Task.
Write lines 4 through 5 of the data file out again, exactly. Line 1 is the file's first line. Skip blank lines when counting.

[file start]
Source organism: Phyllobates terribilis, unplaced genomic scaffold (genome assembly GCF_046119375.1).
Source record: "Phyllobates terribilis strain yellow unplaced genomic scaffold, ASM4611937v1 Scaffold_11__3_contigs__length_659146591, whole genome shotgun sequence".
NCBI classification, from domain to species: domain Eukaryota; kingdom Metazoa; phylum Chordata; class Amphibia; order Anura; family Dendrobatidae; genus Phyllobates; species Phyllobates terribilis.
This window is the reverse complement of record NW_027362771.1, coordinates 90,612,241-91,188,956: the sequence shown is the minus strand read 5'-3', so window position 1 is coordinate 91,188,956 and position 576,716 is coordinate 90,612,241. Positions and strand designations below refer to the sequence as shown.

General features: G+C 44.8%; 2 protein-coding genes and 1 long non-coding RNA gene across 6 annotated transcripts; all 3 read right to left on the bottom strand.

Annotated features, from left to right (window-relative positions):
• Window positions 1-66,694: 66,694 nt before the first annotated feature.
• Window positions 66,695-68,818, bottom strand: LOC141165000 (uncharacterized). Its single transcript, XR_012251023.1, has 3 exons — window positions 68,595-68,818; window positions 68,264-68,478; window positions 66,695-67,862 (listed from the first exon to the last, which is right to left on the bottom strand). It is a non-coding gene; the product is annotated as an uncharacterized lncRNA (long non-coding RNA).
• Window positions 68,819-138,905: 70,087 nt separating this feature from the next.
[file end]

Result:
This window is the reverse complement of record NW_027362771.1, coordinates 90,612,241-91,188,956: the sequence shown is the minus strand read 5'-3', so window position 1 is coordinate 91,188,956 and position 576,716 is coordinate 90,612,241. Positions and strand designations below refer to the sequence as shown.

General features: G+C 44.8%; 2 protein-coding genes and 1 long non-coding RNA gene across 6 annotated transcripts; all 3 read right to left on the bottom strand.